The contract under which such staves were delivered was clearly a severable contract. Neither the consideration was entire nor the subject matter. It was not the sale of an undetermined quantity of staves for a gross sum, nor the sale of a definite quantity for a gross sum or at so much per thousand, but under it the defendant could deliver as many or as few staves as he pleased, and upon the delivery of every lot of staves was entitled to his pay for that lot, and could have brought an action at once therefor: 2 Par. on Cont., (3 Ed.) p. 30 et seq.; Dibol & Plank v. Minott, et al. 9 Iowa 403; Badger v. Titcomb, 15 Pick. 409; Perkins v. Hart, 11 Wheat. 237.

This contract is not governed by the law governing entireties.

The lot of staves in question constitute a distinct cause of action, and not having been adjudicated upon in the former suit, is not barred by that suit.

This is distinctly decided in the following cases: Badger v. Titcomb, 15 Pick. 409; Sparhawk v. Wills, 6 Gray 163; Andover Savings Bank v. Adams, 1 Allen 28; Atkinson v. Atkinson, 8 Allen 15; Byrket v. State, 3 Ind. 248; Corby v. Taylor, 35 Mo. 447.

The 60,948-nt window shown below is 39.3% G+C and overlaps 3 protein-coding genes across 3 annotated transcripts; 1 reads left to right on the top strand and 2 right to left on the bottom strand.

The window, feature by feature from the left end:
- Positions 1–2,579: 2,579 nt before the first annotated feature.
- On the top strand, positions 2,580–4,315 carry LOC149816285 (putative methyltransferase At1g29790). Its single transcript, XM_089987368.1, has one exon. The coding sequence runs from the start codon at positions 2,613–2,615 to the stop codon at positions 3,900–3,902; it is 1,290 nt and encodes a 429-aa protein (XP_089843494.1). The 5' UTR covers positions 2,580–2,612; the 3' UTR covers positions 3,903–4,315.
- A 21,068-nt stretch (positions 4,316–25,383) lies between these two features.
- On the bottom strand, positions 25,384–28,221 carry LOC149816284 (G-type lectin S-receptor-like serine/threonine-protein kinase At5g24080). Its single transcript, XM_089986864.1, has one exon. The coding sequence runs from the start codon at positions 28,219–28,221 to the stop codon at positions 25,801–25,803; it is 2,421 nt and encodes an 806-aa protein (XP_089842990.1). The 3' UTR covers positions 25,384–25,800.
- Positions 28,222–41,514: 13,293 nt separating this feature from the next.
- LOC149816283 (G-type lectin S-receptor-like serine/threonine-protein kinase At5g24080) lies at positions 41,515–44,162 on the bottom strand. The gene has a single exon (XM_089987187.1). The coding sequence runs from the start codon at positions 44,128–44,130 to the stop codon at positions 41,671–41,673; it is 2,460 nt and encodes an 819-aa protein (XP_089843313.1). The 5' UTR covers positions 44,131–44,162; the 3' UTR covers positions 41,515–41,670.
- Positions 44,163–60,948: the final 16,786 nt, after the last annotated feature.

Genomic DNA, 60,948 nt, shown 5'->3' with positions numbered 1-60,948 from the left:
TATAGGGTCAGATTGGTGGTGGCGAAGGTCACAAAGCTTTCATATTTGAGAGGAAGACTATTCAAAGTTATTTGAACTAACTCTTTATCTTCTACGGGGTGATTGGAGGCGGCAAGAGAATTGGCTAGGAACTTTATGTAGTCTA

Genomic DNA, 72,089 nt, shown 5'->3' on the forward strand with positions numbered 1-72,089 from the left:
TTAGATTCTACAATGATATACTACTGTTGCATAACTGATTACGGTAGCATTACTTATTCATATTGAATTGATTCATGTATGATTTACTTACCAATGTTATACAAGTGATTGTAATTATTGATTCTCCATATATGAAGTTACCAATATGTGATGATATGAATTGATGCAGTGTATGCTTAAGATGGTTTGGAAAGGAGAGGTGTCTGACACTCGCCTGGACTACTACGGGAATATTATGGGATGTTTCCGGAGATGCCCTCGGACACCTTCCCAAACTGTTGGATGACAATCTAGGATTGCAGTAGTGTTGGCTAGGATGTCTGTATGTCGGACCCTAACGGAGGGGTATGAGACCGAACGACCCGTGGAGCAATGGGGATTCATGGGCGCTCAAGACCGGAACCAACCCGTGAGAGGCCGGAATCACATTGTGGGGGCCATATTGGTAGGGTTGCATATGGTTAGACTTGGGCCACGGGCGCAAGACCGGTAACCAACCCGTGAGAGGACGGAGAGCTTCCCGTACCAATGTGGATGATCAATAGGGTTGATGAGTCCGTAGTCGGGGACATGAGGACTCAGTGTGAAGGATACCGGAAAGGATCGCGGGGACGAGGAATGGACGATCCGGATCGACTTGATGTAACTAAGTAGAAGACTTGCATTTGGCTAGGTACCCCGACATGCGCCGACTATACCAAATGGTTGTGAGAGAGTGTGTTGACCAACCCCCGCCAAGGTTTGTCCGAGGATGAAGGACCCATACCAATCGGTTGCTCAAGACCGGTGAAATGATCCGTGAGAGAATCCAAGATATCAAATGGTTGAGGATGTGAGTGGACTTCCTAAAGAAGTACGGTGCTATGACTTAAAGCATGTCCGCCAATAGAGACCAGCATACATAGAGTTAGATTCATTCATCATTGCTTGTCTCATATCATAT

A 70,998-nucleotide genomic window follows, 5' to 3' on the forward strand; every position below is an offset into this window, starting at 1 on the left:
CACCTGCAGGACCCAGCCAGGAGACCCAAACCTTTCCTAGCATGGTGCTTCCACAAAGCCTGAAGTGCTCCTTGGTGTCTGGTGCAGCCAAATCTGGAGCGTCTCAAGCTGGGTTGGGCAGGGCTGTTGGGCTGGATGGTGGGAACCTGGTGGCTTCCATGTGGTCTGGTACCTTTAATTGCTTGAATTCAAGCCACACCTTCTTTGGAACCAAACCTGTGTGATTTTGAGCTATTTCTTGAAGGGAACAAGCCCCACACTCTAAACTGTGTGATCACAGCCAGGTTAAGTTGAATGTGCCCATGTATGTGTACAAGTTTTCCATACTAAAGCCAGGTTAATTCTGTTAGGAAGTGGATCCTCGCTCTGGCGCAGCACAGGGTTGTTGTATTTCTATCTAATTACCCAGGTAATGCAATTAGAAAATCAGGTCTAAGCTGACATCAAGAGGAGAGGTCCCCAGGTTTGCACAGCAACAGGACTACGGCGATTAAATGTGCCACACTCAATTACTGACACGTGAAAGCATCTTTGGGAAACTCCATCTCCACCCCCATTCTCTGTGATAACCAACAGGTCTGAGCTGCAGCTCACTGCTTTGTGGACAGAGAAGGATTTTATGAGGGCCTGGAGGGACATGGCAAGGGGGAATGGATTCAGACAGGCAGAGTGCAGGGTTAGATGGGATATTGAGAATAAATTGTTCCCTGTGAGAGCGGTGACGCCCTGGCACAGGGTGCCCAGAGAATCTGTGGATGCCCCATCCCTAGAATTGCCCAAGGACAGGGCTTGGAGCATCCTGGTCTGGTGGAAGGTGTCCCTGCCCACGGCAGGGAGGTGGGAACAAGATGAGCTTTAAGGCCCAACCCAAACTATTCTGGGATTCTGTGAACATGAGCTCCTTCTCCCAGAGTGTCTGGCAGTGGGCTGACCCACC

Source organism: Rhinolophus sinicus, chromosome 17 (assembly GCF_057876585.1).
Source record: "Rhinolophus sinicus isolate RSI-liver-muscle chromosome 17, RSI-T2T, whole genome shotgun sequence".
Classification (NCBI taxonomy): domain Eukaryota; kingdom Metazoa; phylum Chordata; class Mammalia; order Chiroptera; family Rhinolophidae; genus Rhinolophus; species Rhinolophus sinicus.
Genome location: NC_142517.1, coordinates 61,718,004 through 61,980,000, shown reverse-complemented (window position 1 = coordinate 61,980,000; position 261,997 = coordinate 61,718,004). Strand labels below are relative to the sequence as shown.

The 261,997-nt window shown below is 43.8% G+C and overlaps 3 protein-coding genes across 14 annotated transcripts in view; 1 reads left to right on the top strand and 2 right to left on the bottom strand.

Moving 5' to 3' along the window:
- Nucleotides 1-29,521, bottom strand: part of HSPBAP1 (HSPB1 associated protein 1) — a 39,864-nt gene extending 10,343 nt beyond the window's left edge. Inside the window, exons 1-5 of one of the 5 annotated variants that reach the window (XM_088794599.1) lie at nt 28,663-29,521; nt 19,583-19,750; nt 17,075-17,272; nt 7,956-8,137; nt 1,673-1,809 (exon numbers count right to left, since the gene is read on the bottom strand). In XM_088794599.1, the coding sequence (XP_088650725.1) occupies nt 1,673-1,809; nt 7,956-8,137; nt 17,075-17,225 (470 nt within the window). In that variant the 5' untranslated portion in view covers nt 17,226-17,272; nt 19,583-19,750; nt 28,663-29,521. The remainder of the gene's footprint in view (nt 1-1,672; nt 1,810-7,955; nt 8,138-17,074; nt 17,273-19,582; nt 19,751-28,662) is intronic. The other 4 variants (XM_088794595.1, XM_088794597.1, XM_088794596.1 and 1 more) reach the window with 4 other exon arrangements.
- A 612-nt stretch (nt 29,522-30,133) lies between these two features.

OPINION

Campbell, J.

In this case Shaw had sold and delivered to Dutton several lots of staves, all at a price fixed by a contract, whereby Shaw was to deliver and Dutton to accept all the staves to...

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26 cases
  • Schmidt v. Johnstone
    • United States
    • North Dakota Supreme Court
    • 13 May 1915
    ... ... Paul & N. P. R. Co. 39 Minn. 451, 1 ... Am. St. Rep. 673, 40 N.W. 520; 1 Van Fleet, Former ... Adjudication, §§ 59, 70, 144, and 156; Dutton ... v. Shaw, 35 Mich. 431; 23 Cyc. 1174, note 85; ... Continental Ins. Co. v. H. M. Loud & Sons Lumber Co ... 93 Mich. 139, 32 Am. St. Rep ... ...
  • People v. Noth
    • United States
    • Court of Appeal of Michigan — District of US
    • 26 April 1971
    ...79; Thisler v. Miller (1894), 53 Kan. 515, 36 P. 1060.11 Kruce v. Lakeside Biscuit Co. (1917), 198 Mich. 736, 165 N.W. 609; Dutton v. Shaw (1877), 35 Mich. 431.12 Bocinski v. Krzeminiski (1931), 253 Mich. 48, 234 N.W. 103; Swindlehurst v. American Fidelity Fire Insurance Company (1966), 2 M......
  • Rogers v. Colonial Federal Sav. & Loan Ass'n of Grosse Pointe Woods
    • United States
    • Michigan Supreme Court
    • 8 February 1979
    ...claims or demands and bringing several actions thereon. Tuttle v. Everhot Heater Co., 264 Mich. 60, 249 N.W. 467 (1933); Dutton v. Shaw, 35 Mich. 431 (1877). The rule against splitting may therefore, through the doctrine of merger, operate to prevent a plaintiff, who has successfully litiga......
  • Randall v. Johnstone
    • United States
    • North Dakota Supreme Court
    • 18 March 1913
    ...which prevents the splitting up of causes of actions is a rule of justice, and is not to be classed among technicalities. Dutton v. Shaw, 35 Mich. 431; Dils v. Justice, 137 Ky. 822, 127 S.W. 472; 23 1178; Freeman, Judgm. § 241, and cases cited. One recovery, although it be for a part only o......